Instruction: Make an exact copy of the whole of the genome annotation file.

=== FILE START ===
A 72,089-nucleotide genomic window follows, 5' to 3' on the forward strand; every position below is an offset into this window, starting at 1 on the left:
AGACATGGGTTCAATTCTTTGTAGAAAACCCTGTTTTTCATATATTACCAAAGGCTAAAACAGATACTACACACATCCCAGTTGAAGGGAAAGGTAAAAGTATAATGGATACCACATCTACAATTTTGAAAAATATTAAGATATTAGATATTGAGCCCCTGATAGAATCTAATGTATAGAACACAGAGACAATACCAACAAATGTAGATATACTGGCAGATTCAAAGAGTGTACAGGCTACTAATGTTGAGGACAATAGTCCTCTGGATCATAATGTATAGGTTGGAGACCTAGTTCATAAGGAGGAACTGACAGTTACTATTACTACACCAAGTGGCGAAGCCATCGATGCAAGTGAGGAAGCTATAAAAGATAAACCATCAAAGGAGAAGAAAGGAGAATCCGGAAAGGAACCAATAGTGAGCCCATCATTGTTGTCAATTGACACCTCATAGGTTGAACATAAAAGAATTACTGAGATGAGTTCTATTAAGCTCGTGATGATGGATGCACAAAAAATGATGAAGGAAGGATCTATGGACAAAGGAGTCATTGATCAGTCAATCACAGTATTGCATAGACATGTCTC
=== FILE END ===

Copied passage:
A 72,089-nucleotide genomic window follows, 5' to 3' on the forward strand; every position below is an offset into this window, starting at 1 on the left:
AGACATGGGTTCAATTCTTTGTAGAAAACCCTGTTTTTCATATATTACCAAAGGCTAAAACAGATACTACACACATCCCAGTTGAAGGGAAAGGTAAAAGTATAATGGATACCACATCTACAATTTTGAAAAATATTAAGATATTAGATATTGAGCCCCTGATAGAATCTAATGTATAGAACACAGAGACAATACCAACAAATGTAGATATACTGGCAGATTCAAAGAGTGTACAGGCTACTAATGTTGAGGACAATAGTCCTCTGGATCATAATGTATAGGTTGGAGACCTAGTTCATAAGGAGGAACTGACAGTTACTATTACTACACCAAGTGGCGAAGCCATCGATGCAAGTGAGGAAGCTATAAAAGATAAACCATCAAAGGAGAAGAAAGGAGAATCCGGAAAGGAACCAATAGTGAGCCCATCATTGTTGTCAATTGACACCTCATAGGTTGAACATAAAAGAATTACTGAGATGAGTTCTATTAAGCTCGTGATGATGGATGCACAAAAAATGATGAAGGAAGGATCTATGGACAAAGGAGTCATTGATCAGTCAATCACAGTATTGCATAGACATGTCTC